John Goodman of the National Center for Policy Analysis (NCPA) says in a June 8 Health Affairs Blog entry that the Public Health Service 340B drug discount program is part of a “web of [federal] regulations that are preventing life saving drugs from reaching the patients who need them.” More specifically, he says that the program, which provides discounted drugs to safety-net institutions such as hospitals and clinics that treat large numbers of indigent patients, is “contributing” to severe prescription drug shortages.
His essay, however, offers no factual support for its claim that the 340B program is somehow causing shortages. His entire case against 340B drug discounts rests upon his belief that “when prices are kept artificially low, shortages develop.”
Last month, the Pharmaceutical Research and Manufacturers of America (PhRMA) issued a statement on drug shortages and their causes. Citing the Food and Drug Administration (FDA) and other experts, the industry group says shortages can occur
for any number of reasons ranging from natural disasters; shifts in clinical practices; wholesaler and pharmacy inventory practices; raw material shortages; changes in hospital and pharmacy contractual relationships with suppliers and wholesalers that can cause fluctuations in the availability of certain products; adherence to FDA-mandated distribution protocols, which can impact patients’ timely access to medicines; individual company decisions to discontinue specific medicines; and manufacturing challenges.
The absence of any mention of 340B, or of government limits on drug prices more generally, is noteworthy given that PhRMA is not very fond of such programs.
Why The 340B Program Does Not Cause Drug Shortages
A recent analysis conducted by my organization, Safety Net Hospitals for Pharmaceutical Access (SNHPA), found that a vast majority of the more than 200 drugs listed by the FDA as being in short supply are generic products. According to the American Society of Health System Pharmacists (ASHP), which has been studying and keeping track of drug shortages for more than a decade, between 50 and 60 percent of the drugs in short supply last year were injectable products and a majority of them were generic. (Reilly, Cynthia. Telephone interview with SNHPA. June 10, 2011.)
That’s highly relevant because hospitals that do not participate in 340B can often buy generic drugs for less than hospitals that are enrolled. (That’s not the case for more expensive brand-name drugs.) In other words: If generic drugs are in short supply, it is unlikely to be because safety-net health care providers are buying them up at prices lower than anyone else can get.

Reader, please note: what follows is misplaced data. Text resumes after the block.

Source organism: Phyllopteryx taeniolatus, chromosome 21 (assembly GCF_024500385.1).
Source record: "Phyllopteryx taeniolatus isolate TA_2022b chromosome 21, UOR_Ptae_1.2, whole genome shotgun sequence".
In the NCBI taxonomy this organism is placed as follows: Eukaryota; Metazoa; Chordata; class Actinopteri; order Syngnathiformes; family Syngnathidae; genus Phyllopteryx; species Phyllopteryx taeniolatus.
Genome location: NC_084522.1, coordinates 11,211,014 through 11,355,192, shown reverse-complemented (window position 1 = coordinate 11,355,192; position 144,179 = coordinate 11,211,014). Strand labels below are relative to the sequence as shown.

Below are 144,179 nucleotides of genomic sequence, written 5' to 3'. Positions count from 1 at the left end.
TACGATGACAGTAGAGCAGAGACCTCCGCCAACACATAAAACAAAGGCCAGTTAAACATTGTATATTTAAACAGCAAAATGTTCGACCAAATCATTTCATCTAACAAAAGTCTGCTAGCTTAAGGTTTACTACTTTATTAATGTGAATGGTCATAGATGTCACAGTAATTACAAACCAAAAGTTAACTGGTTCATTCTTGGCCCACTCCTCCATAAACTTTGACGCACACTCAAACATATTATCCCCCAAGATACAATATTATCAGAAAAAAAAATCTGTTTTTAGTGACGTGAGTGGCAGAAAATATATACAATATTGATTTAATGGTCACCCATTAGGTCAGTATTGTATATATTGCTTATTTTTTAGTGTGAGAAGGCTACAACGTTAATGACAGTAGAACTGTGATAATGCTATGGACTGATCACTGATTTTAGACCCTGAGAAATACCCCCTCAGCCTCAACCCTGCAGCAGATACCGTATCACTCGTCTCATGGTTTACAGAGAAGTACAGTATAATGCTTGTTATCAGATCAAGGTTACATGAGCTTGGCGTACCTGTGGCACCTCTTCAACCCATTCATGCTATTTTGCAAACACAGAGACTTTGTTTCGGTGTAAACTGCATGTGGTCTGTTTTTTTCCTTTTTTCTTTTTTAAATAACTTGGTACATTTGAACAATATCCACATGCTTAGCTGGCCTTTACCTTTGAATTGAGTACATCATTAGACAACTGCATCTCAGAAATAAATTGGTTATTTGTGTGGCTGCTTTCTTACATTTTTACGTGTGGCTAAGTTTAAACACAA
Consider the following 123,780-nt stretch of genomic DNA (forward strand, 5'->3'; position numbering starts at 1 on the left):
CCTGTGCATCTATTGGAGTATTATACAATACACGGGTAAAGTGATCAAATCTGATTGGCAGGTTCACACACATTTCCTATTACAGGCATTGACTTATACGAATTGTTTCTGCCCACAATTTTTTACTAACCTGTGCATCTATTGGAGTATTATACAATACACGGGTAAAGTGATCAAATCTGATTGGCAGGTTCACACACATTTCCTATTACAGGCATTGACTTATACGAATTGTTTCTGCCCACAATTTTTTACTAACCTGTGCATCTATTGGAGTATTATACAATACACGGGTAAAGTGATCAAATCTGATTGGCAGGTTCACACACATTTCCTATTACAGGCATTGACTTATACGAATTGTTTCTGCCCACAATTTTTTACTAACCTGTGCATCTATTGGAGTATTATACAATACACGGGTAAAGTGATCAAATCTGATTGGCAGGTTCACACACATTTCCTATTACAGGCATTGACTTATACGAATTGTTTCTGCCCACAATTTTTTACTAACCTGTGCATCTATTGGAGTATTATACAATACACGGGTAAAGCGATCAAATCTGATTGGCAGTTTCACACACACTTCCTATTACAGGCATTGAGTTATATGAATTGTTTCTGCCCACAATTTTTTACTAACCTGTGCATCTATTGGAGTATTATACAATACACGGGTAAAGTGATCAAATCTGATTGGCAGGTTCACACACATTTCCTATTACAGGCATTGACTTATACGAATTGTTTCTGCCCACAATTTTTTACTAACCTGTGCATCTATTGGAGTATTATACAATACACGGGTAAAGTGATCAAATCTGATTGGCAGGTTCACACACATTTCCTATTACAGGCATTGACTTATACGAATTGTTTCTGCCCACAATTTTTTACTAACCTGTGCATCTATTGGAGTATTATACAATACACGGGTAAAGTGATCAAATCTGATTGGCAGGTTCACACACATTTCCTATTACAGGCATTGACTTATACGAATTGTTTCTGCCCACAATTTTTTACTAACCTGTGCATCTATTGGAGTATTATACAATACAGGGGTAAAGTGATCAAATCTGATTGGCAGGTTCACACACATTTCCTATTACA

In addition, the Health Resources and Services Administration (HRSA), the unit within the U.S. Department of Health and Human Services (HHS) that oversees 340B, estimates that purchases under the program make up less than 2 percent of the U.S. prescription drug market. We think it is reasonable to believe that shortages probably have more to do with the other 98 percent of the market.
Moreover, to the degree that government price controls might be playing a role in shortages, we note that the 340B program is dwarfed by the Medicaid drug rebate program, with 340B-enrolled providers spending $6 billion on covered outpatient drugs annually, compared with the approximately $23 billion that Medicaid spends yearly on prescription drugs. We also note that the Department of Defense (DOD) and Department of Veterans Affairs (VA) pharmacy benefit programs use statutorily mandated discounts to limit drug spending. In fiscal year 2009, DOD spent about $7.7 billion and VA about $3.7 billion on prescription drugs.
Listening To The Hospitals
Mr. Goodman expresses concern about drug shortages at our nation’s university hospitals. My organization, Safety Net Hospitals for Pharmaceutical Access, includes virtually every academic medical center in the country. None, to my knowledge, has cited the 340B program as a factor in actual instances of drug shortages.